One of the mysteries of the English language finally explained.
1A period of two weeks.
- ‘At last Eric returned to Britain for a month's leave, but this was curtailed after a fortnight.’
- ‘In a fortnight's time he leaves Oxford to take up a new post at New York University.’
- ‘Nobody would think of organising a social event or fundraiser in the holiday fortnight.’
- ‘He will have to rest for a fortnight after the operation.’
- ‘It is the one fortnight of the year you can guarantee that I will be out on the water.’
- ‘I'm getting one or two calls a fortnight compared with one or two a term two years ago.’
- ‘He began to recover a fortnight ago and, after a sparkling piece of work last Tuesday, he was back on target.’
- ‘After a fortnight here in the summer it's all but impossible, much as I love my flat.’
- ‘For the past fortnight, some builders have been doing up the flat next door.’
- ‘In the last seven years at home there were regular fortnights in hospital: periodic detention, we called it.’
- ‘He has done nothing else but pant, shake and tremble for the past fortnight at least.’
- ‘For the past fortnight Sue has been keeping a diary of all the food and drink she consumes.’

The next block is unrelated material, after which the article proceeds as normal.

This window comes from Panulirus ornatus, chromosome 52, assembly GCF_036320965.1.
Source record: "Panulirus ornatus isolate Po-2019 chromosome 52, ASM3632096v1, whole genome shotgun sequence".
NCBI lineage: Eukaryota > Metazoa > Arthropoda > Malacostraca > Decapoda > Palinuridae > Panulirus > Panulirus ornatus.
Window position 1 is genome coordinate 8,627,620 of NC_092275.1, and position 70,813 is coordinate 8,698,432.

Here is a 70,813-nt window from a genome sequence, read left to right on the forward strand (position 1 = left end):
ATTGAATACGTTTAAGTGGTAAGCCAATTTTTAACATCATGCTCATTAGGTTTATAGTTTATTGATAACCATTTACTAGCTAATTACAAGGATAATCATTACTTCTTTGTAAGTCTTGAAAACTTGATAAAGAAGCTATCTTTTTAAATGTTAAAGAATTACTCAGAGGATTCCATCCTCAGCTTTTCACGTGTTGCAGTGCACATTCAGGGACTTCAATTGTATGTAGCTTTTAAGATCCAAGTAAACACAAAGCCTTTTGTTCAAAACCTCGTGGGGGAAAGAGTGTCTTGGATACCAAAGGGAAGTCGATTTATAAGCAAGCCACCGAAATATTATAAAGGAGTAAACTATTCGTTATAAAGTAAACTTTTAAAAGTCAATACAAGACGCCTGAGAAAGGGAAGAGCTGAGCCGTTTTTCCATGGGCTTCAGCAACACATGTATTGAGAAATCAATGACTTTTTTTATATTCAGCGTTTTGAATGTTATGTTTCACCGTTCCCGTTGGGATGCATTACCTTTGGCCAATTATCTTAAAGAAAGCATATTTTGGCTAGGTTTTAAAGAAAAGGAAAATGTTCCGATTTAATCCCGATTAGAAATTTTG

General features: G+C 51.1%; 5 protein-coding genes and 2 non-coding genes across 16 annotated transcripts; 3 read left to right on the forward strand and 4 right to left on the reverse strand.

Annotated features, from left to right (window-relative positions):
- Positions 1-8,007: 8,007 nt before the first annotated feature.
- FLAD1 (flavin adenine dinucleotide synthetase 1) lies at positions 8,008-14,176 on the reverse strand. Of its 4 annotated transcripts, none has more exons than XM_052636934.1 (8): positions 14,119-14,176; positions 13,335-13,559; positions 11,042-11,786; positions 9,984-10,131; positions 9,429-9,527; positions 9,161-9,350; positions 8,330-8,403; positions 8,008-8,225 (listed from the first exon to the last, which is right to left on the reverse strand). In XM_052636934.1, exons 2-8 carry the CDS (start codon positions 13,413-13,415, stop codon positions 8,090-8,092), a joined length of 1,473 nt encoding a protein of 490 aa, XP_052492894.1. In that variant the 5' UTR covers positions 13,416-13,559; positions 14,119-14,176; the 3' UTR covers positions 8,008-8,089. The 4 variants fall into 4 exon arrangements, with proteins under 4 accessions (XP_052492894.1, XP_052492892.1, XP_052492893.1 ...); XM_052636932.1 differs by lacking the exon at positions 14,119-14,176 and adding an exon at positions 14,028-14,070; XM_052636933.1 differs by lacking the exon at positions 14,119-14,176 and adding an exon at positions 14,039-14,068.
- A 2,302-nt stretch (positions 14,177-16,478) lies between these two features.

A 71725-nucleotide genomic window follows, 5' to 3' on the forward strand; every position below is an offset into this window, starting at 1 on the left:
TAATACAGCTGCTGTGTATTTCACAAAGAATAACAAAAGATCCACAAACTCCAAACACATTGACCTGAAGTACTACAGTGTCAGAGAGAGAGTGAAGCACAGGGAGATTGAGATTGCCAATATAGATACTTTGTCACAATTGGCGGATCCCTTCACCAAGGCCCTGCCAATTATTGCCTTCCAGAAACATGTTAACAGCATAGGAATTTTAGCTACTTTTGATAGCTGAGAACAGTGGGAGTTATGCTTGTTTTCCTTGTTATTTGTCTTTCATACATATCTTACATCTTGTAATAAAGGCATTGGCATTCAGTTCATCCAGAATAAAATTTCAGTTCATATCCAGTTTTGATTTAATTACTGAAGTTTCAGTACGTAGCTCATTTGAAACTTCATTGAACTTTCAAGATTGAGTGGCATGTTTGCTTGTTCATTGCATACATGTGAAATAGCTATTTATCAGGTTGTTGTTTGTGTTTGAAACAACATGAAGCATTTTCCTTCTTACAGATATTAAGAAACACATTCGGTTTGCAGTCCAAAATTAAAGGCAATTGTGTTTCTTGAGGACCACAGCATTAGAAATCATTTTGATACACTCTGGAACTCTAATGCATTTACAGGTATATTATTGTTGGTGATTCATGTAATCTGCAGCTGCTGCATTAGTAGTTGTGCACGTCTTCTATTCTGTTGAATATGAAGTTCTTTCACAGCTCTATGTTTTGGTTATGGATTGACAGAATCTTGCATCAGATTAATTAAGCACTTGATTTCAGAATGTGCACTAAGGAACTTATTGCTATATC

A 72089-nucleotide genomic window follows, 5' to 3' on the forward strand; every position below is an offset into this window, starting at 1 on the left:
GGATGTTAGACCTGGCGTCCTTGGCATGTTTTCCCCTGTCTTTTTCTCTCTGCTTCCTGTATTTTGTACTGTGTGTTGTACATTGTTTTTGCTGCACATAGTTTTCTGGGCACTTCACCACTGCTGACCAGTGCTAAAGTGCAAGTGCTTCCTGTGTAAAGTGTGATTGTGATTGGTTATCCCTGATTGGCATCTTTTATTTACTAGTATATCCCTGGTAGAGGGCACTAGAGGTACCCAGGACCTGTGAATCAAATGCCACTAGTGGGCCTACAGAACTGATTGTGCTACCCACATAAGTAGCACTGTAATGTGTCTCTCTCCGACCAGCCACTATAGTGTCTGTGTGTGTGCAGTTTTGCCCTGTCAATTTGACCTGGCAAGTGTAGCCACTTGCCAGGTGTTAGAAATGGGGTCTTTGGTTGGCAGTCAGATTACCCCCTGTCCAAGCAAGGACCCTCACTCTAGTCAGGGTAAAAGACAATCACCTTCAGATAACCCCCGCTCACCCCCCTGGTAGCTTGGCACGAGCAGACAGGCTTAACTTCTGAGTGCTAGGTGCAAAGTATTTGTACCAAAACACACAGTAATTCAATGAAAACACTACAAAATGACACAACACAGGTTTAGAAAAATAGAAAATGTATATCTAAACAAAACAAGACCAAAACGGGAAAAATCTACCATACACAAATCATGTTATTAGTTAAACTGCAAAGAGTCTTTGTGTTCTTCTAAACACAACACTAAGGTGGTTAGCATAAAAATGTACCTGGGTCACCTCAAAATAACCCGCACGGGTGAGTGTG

- ‘Over the past fortnight, the town has suffered from a wave of vandalism and rowdy behaviour.’
- ‘However, tenants who fall in to arrears must continue paying through the ‘non-charging’ fortnights.’
- ‘They aren't visible at any time other than the wettest fortnight of the summer.’
- ‘Last weekend, I returned home after a fortnight's holiday in a fairly anxious mood.’
- ‘In the past fortnight six new sea lion pups have been born and two wolf cubs made their first public appearances.’
- ‘Today is my first day back at work after a fortnight's holiday and I'm feeling grouchy.’
- ‘Samuel Johnson said, ‘When a man knows he is to be hanged in a fortnight, it concentrates his mind wonderfully.’’
- ‘Tomorrow will be my first proper day off for a fortnight and I feel utterly worn out.’
- 1.1informal (preceded by a specified day) used to indicate that something will take place two weeks after that day.
Old English fēowertīene niht ‘fourteen nights’.
Top tips for CV writingRead more
In this article we explore how to impress employers with a spot-on CV.